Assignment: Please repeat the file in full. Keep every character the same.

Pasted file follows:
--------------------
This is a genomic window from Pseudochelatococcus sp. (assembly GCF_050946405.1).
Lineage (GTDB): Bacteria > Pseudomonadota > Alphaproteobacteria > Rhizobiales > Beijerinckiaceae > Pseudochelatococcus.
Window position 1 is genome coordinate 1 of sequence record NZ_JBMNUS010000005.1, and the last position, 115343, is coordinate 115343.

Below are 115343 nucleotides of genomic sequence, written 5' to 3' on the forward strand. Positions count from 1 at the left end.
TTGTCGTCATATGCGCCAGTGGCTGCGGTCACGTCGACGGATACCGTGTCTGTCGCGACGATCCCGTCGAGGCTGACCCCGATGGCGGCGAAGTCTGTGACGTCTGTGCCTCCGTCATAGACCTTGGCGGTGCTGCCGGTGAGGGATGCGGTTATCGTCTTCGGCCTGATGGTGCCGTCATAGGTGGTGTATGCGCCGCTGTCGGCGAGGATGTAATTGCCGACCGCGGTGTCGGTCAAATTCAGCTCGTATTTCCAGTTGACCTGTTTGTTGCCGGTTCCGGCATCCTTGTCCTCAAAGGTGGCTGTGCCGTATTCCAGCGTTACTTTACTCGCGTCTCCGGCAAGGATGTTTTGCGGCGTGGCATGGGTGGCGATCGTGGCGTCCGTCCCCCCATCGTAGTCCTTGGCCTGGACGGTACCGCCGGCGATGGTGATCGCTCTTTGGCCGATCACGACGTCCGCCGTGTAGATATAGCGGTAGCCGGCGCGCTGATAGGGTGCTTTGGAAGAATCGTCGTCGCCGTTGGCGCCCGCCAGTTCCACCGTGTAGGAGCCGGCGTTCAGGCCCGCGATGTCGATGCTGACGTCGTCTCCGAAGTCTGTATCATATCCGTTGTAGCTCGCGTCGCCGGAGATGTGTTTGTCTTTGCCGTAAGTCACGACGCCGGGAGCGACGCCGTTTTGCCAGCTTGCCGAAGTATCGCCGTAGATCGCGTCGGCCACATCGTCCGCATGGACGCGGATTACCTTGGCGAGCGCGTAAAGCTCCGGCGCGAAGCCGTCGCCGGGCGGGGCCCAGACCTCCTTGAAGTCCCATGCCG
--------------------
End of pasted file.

This is a genomic window from Pseudochelatococcus sp. (assembly GCF_050946405.1).
Lineage (GTDB): Bacteria > Pseudomonadota > Alphaproteobacteria > Rhizobiales > Beijerinckiaceae > Pseudochelatococcus.
Window position 1 is genome coordinate 1 of sequence record NZ_JBMNUS010000005.1, and the last position, 115343, is coordinate 115343.

Below are 115343 nucleotides of genomic sequence, written 5' to 3' on the forward strand. Positions count from 1 at the left end.
TTGTCGTCATATGCGCCAGTGGCTGCGGTCACGTCGACGGATACCGTGTCTGTCGCGACGATCCCGTCGAGGCTGACCCCGATGGCGGCGAAGTCTGTGACGTCTGTGCCTCCGTCATAGACCTTGGCGGTGCTGCCGGTGAGGGATGCGGTTATCGTCTTCGGCCTGATGGTGCCGTCATAGGTGGTGTATGCGCCGCTGTCGGCGAGGATGTAATTGCCGACCGCGGTGTCGGTCAAATTCAGCTCGTATTTCCAGTTGACCTGTTTGTTGCCGGTTCCGGCATCCTTGTCCTCAAAGGTGGCTGTGCCGTATTCCAGCGTTACTTTACTCGCGTCTCCGGCAAGGATGTTTTGCGGCGTGGCATGGGTGGCGATCGTGGCGTCCGTCCCCCCATCGTAGTCCTTGGCCTGGACGGTACCGCCGGCGATGGTGATCGCTCTTTGGCCGATCACGACGTCCGCCGTGTAGATATAGCGGTAGCCGGCGCGCTGATAGGGTGCTTTGGAAGAATCGTCGTCGCCGTTGGCGCCCGCCAGTTCCACCGTGTAGGAGCCGGCGTTCAGGCCCGCGATGTCGATGCTGACGTCGTCTCCGAAGTCTGTATCATATCCGTTGTAGCTCGCGTCGCCGGAGATGTGTTTGTCTTTGCCGTAAGTCACGACGCCGGGAGCGACGCCGTTTTGCCAGCTTGCCGAAGTATCGCCGTAGATCGCGTCGGCCACATCGTCCGCATGGACGCGGATTACCTTGGCGAGCGCGTAAAGCTCCGGCGCGAAGCCGTCGCCGGGCGGGGCCCAGACCTCCTTGAAGTCCCATGCCG